You can use our relative error calculator to estimate both the absolute and relative error for any measurement or calculation. Let's analyse the difference between these two types of error with an example.
Let's say you want to determine the value of the square root of two. The value you find online is 1.41421356237, but you wonder how accurate it would be to simply write it rounded to two significant figures. Note, that this is different to decimal points - see the significant figures calculator for more information.
To find out the absolute error, subtract the approximated value from the real one:
|1.41421356237 - 1.41| = 0.00421356237
Divide this value by the real value to obtain the relative error:
|0.00421356237 / 1.41421356237| = 0.298%
As you can see, the relative error is lower than 1%. In many cases, this is considered a good approximation.
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The main advantage of the relative error is that, since it can only take values between 0-100%, it's easy to evaluate whether an error is big or small. It's much more challenging to determine whether a specific absolute error is of sufficient accuracy. For example, let's imagine you take measurements of weight with an absolute error of 1 kg:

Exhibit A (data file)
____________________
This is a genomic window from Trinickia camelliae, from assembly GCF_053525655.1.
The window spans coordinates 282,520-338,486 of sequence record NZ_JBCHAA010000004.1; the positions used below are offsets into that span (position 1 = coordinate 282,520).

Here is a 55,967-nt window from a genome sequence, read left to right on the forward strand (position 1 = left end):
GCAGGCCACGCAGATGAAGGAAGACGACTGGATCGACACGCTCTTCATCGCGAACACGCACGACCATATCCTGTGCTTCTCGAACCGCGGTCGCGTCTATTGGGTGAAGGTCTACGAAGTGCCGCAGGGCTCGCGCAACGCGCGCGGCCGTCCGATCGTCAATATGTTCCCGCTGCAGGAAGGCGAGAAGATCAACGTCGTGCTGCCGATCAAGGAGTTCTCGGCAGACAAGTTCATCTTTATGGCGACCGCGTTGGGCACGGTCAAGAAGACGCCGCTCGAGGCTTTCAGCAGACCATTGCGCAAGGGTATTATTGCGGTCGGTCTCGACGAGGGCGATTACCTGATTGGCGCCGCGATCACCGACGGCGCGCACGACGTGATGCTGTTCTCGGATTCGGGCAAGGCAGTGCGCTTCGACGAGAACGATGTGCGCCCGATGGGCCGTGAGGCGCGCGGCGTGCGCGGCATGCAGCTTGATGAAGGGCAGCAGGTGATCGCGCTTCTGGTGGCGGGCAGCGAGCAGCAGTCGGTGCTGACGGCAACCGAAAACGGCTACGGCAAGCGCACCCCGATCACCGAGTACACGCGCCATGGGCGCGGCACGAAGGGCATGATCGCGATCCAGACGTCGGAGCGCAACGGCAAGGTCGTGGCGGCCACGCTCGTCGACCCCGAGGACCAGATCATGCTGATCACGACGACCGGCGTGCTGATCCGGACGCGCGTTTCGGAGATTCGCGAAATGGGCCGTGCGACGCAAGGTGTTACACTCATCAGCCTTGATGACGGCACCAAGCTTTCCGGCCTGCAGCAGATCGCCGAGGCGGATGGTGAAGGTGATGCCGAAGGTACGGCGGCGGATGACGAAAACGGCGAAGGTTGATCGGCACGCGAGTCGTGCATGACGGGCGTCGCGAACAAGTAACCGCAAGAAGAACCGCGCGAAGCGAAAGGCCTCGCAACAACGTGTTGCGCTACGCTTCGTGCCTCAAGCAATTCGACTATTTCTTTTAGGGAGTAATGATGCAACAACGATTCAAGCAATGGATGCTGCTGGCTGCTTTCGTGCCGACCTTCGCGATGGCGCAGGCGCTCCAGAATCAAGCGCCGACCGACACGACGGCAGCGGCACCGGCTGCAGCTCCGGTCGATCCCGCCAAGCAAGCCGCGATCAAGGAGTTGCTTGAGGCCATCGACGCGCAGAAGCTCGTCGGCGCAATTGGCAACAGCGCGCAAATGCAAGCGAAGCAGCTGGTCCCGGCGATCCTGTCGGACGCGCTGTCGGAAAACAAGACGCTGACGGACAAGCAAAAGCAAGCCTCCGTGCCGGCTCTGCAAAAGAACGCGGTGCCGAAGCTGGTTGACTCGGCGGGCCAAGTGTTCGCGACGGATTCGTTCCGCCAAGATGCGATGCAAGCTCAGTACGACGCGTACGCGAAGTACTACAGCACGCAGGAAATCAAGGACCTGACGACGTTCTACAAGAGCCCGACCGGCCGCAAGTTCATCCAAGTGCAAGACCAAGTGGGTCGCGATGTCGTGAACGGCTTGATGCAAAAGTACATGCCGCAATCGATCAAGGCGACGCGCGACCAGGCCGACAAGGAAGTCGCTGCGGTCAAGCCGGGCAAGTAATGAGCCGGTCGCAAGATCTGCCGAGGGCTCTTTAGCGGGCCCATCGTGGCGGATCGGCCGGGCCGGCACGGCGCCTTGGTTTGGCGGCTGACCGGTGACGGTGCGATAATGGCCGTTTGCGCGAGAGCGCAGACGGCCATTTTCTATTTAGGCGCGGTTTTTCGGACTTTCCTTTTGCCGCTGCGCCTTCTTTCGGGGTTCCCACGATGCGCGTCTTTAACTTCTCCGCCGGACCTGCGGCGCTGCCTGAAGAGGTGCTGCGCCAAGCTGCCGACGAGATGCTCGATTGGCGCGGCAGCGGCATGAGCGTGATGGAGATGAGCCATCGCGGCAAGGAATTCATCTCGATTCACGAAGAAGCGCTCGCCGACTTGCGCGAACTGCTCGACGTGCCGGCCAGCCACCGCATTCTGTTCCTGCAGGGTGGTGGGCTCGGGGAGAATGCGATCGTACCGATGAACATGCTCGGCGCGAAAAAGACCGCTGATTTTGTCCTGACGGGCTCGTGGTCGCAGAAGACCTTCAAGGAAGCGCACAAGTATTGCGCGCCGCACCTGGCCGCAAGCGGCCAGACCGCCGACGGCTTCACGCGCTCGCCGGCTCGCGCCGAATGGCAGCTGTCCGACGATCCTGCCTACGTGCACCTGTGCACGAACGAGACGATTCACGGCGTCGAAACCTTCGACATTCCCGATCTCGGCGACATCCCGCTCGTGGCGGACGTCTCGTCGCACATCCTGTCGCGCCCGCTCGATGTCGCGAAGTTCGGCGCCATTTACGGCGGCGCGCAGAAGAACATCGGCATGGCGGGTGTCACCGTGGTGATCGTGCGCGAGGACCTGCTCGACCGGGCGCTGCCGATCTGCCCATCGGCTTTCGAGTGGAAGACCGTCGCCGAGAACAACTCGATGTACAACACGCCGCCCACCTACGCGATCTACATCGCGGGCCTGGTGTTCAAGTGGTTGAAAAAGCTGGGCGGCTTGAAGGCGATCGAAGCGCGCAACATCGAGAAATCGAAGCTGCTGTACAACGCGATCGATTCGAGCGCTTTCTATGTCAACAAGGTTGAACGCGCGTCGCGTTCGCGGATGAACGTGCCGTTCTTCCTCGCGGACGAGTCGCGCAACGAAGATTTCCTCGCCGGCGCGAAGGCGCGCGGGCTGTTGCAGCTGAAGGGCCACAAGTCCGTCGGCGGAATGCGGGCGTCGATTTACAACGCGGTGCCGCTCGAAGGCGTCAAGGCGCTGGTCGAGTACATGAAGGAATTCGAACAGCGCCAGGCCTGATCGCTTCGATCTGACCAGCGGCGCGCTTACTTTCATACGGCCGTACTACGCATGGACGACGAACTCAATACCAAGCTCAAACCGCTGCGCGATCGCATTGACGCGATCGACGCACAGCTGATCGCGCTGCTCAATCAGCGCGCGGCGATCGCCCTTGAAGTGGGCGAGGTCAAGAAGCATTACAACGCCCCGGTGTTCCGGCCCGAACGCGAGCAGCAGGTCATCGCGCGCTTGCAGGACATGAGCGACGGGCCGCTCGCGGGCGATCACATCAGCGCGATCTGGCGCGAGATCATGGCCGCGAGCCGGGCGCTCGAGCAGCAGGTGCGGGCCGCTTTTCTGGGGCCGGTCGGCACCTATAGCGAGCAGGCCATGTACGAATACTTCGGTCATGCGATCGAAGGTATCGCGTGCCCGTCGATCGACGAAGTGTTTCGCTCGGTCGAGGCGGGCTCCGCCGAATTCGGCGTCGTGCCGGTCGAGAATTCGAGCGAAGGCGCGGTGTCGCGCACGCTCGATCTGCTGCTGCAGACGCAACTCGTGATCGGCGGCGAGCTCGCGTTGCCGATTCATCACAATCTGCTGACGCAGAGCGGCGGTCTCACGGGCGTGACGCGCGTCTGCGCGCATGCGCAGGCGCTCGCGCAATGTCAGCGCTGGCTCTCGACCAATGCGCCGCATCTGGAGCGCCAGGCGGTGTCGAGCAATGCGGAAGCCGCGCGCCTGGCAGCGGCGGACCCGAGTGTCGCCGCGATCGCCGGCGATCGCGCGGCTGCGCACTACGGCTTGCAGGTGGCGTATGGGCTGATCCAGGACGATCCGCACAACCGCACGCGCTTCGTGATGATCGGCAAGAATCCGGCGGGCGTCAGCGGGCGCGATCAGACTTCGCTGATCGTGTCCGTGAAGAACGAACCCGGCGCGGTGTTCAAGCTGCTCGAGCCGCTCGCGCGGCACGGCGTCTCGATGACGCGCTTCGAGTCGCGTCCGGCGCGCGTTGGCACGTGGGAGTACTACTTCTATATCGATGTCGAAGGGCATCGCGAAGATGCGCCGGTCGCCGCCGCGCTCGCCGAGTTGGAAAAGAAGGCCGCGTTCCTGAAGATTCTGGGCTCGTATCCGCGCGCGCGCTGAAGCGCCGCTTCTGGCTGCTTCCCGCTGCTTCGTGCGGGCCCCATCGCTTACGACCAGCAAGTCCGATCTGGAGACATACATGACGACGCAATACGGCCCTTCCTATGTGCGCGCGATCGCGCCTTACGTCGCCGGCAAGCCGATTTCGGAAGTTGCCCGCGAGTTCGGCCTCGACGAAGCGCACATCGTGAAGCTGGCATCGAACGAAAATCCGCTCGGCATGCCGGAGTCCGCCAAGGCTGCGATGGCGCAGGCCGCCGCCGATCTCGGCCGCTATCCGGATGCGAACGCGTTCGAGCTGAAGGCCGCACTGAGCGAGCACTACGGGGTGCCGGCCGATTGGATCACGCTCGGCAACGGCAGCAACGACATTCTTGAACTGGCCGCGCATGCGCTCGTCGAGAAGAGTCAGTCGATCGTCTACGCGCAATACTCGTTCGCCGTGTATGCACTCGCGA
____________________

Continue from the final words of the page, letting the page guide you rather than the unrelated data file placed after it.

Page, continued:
As you can see, the bigger the real value, the higher the accepted absolute error.
The absolute error also called the approximation error, is the absolute value of the difference between the actual value and the measured value. The absolute error formula is
absolute error = |actual value - measured value|
The actual value is otherwise known as the real or true value. On the other hand, the measured valueis an approximation.
Relative error (or percent error), on the other hand, expresses the error in terms of a percentage. You can use the following relative error formula:
relative error = |absolute error / actual value| = |(actual value - measured value) / actual value|
We typically express both the absolute and relative errors as positive values, hence the use of absolute values.
The absolute error is the discrepancy between your measurement and the true value, while the relative error is the ratio between the absolute error and the absolute value of the true value.
The relative error helps us asses how accurate the measured value is when compared to the true value.
Relative error is known under several different names:
The answer is 0.05 or 5%. To arrive at this result, we apply the relative error formula:
relative error = |(actual - measured) / actual|.
actual = 40 and
measured = 42, we obtain
relative error = |(42-40) / 40| = 1/20 = 0.05.
Bertrand's paradox is an intriguing warning for every scientist: dealing with infinity and randomness can lead to pitfalls!